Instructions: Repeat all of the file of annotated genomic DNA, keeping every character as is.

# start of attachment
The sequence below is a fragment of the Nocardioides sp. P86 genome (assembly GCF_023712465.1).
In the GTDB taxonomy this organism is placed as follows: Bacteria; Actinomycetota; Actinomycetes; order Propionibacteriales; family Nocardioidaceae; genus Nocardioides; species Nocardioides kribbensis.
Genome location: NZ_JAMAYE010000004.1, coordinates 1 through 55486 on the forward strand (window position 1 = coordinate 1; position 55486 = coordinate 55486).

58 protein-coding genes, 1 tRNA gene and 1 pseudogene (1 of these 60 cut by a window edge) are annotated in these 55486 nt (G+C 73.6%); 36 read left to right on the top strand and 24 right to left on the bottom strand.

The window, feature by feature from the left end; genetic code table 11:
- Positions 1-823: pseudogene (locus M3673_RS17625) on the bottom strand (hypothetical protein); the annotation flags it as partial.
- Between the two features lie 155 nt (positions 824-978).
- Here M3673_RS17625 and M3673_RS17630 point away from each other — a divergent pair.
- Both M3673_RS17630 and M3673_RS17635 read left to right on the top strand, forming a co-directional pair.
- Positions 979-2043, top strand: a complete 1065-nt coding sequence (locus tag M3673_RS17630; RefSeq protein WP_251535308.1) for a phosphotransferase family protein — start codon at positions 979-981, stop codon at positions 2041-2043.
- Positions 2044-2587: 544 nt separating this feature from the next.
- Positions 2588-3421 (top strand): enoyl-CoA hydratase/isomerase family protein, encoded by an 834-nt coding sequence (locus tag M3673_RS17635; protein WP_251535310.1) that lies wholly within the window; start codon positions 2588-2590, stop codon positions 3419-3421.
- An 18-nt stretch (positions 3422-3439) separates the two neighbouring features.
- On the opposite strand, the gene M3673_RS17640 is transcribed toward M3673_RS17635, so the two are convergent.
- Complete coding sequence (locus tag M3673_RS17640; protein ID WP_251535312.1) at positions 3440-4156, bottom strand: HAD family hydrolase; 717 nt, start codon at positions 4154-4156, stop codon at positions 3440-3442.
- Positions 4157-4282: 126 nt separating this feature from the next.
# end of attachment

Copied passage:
The sequence below is a fragment of the Nocardioides sp. P86 genome (assembly GCF_023712465.1).
In the GTDB taxonomy this organism is placed as follows: Bacteria; Actinomycetota; Actinomycetes; order Propionibacteriales; family Nocardioidaceae; genus Nocardioides; species Nocardioides kribbensis.
Genome location: NZ_JAMAYE010000004.1, coordinates 1 through 55486 on the forward strand (window position 1 = coordinate 1; position 55486 = coordinate 55486).

58 protein-coding genes, 1 tRNA gene and 1 pseudogene (1 of these 60 cut by a window edge) are annotated in these 55486 nt (G+C 73.6%); 36 read left to right on the top strand and 24 right to left on the bottom strand.

The window, feature by feature from the left end; genetic code table 11:
- Positions 1-823: pseudogene (locus M3673_RS17625) on the bottom strand (hypothetical protein); the annotation flags it as partial.
- Between the two features lie 155 nt (positions 824-978).
- Here M3673_RS17625 and M3673_RS17630 point away from each other — a divergent pair.
- Both M3673_RS17630 and M3673_RS17635 read left to right on the top strand, forming a co-directional pair.
- Positions 979-2043, top strand: a complete 1065-nt coding sequence (locus tag M3673_RS17630; RefSeq protein WP_251535308.1) for a phosphotransferase family protein — start codon at positions 979-981, stop codon at positions 2041-2043.
- Positions 2044-2587: 544 nt separating this feature from the next.
- Positions 2588-3421 (top strand): enoyl-CoA hydratase/isomerase family protein, encoded by an 834-nt coding sequence (locus tag M3673_RS17635; protein WP_251535310.1) that lies wholly within the window; start codon positions 2588-2590, stop codon positions 3419-3421.
- An 18-nt stretch (positions 3422-3439) separates the two neighbouring features.
- On the opposite strand, the gene M3673_RS17640 is transcribed toward M3673_RS17635, so the two are convergent.
- Complete coding sequence (locus tag M3673_RS17640; protein ID WP_251535312.1) at positions 3440-4156, bottom strand: HAD family hydrolase; 717 nt, start codon at positions 4154-4156, stop codon at positions 3440-3442.
- Positions 4157-4282: 126 nt separating this feature from the next.